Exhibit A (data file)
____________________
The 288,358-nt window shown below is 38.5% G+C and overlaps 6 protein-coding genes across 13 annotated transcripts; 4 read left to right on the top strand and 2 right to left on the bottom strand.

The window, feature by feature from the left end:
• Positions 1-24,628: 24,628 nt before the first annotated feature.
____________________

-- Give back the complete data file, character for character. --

The 288,358-nt window shown below is 38.5% G+C and overlaps 6 protein-coding genes across 13 annotated transcripts; 4 read left to right on the top strand and 2 right to left on the bottom strand.

The window, feature by feature from the left end:
• Positions 1-24,628: 24,628 nt before the first annotated feature.